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Clary made a little noise, a pained exhalation of breath, but Magnus went on remorselessly.

“I told her that crippling that part of your mind might leave you damaged, possibly insane. She didn’t cry. She wasn’t the sort of woman who weeps easily, your mother. She asked me if there was another way, and I told her you could be made to forget those parts of the Shadow World that you could see, even as you saw them. The only caveat was that she’d have to come to me every two years as the results of the spell began to fade.”

“And did she?” asked Clary.

Magnus nodded. “I’ve seen you every two years since that first time—I’ve watched you grow up. You’re the only child I have ever watched grow up that way, you know. In my business one isn’t generally that welcome around human children.”

“So you recognized Clary when we walked in,” Jace said. “You must have.”

“Of course I did.” Magnus sounded exasperated. “And it was a shock, too. But what would you have done? She didn’t know me. She wasn’t supposed to know me. Just the fact that she was here meant the spell had started to fade—and in fact, we were due for another visit about a month ago. I even came by your house when I got back from Tanzania, but Jocelyn said that you two had had a fight and you’d run off. She said she’d call on me when you came back, but”—an elegant shrug—“she never did.”

A cold wash of memory prickled Clary’s skin. She remembered standing in the foyer next to Simon, straining to remember something that danced just at the edge of her vision … I thought I saw Dorothea’s cat, but it was just a trick of the light.

But Dorothea didn’t have a cat. “You were there, that day,” Clary said. “I saw you coming out of Dorothea’s apartment. I remember your eyes.”

Magnus looked as if he might purr. “I’m memorable, it’s true,” he gloated. Then he shook his head. “You shouldn’t remember me,” he said. “I threw up a glamour as hard as a wall as soon as I saw you. You should have run right into it face-first—psychically speaking.”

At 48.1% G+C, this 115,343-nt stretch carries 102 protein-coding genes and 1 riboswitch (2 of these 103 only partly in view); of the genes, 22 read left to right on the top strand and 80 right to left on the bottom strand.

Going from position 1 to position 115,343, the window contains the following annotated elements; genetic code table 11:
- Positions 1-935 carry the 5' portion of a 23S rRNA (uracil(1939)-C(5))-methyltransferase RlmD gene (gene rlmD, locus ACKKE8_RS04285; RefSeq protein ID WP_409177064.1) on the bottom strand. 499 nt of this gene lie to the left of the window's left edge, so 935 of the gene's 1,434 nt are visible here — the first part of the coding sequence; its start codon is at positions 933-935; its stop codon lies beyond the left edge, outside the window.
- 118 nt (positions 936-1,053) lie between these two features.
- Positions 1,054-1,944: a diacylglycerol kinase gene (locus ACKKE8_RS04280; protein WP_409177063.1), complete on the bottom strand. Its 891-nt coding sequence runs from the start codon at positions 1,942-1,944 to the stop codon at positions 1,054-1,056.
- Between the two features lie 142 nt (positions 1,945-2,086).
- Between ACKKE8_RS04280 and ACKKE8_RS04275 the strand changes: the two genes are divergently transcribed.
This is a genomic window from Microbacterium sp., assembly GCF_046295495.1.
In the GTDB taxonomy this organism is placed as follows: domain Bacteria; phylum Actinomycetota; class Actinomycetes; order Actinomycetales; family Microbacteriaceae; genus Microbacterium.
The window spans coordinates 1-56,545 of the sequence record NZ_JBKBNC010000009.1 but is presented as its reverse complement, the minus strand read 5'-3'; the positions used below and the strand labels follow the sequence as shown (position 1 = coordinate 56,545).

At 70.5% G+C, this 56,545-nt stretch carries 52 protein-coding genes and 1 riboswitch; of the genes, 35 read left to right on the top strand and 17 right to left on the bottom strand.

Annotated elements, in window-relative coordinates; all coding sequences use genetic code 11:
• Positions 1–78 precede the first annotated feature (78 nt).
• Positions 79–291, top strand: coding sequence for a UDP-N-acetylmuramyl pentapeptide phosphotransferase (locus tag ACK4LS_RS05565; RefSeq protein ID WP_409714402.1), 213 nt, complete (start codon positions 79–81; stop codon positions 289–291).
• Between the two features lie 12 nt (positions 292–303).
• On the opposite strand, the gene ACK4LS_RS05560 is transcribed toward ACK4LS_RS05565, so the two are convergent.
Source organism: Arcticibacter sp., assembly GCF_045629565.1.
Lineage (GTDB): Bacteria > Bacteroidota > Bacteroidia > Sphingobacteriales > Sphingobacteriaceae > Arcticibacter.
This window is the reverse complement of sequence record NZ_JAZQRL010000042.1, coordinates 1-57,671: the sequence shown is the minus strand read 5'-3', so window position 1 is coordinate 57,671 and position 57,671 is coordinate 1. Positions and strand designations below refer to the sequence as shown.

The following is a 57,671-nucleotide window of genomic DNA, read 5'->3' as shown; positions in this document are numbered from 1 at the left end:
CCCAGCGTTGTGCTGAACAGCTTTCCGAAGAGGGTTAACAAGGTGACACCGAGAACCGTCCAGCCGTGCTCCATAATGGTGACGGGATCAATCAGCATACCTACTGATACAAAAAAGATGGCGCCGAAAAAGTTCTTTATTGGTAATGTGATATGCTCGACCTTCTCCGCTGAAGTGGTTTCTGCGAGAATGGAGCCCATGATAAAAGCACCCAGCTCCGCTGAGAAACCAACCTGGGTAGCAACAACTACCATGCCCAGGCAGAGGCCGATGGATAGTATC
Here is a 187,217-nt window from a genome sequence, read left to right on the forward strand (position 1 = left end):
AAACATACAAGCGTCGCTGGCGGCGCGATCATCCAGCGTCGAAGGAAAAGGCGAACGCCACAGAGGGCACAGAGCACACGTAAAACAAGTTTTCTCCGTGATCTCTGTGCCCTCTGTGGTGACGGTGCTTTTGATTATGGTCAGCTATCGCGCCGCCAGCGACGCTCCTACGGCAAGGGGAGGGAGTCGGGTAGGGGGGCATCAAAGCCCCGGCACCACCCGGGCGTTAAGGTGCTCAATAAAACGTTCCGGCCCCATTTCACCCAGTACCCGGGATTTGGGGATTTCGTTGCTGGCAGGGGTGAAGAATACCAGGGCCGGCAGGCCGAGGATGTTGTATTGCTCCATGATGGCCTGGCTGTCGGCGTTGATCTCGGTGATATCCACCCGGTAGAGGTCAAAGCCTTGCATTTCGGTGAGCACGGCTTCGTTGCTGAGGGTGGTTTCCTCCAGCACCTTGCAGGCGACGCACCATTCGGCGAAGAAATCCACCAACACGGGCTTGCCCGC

If you run into a psychic wall face-first, do you wind up with psychic bruises? Clary said, “If you take the spell off me, will I be able to remember all the things I’ve forgotten? All the memories you stole?”

“I can’t take it off you.” Magnus looked uncomfortable.

“What?” Jace sounded furious. “Why not? The Clave requires you—”

Magnus looked at him coldly. “I don’t like being told what to do, little Shadowhunter.”

Clary could see how much Jace disliked being referred to as “little,” but before he could snap out a reply, Alec spoke. His voice was soft, thoughtful. “Don’t you know how to reverse it?” he asked. “The spell, I mean.”

Magnus sighed. “Undoing a spell is a great deal more difficult than creating it in the first place. The intricacy of this one, the care I put into weaving it—if I made even the smallest mistake in unraveling it, her mind could be damaged forever. Besides,” he added, “it’s already begun to fade. The effects will vanish over time on their own.”

Clary looked at him sharply. “Will I get all my memories back then? Whatever was taken out of my head?”

“I don’t know. They might come back all at once, or in stages. Or you might never remember what you’ve forgotten over the years. What your mother asked me to do was unique, in my experience. I’ve no idea what will happen.”

“But I don’t want to wait.” Clary folded her hands tightly in her lap, her fingers clamped together so hard that the tips turned white. “All my life I’ve felt like there was something wrong with me. Something missing or damaged. Now I know—”

“I didn’t damage you.” It was Magnus’s turn to interrupt, his lips curled back angrily to show sharp white teeth. “Every teenager in the world feels like that, feels broken or out of place, different somehow, royalty mistakenly born into a family of peasants. The difference in your case is that it’s true. You are different. Maybe not better—but different. And it’s no picnic being different. You want to know what it’s like when your parents are good churchgoing folk and you happen to be born with the devil’s mark?” He pointed at his eyes, fingers splayed. “When your father flinches at the sight of you and your mother hangs herself in the barn, driven mad by what she’s done? When I was ten, my father tried to drown me in the creek. I lashed out at him with everything I had—burned him where he stood. I went to the fathers of the church eventually, for sanctuary. They hid me. They say that pity’s a bitter thing, but it’s better than hate. When I found out what I was really, only half a human being, I hated myself. Anything’s better than that.”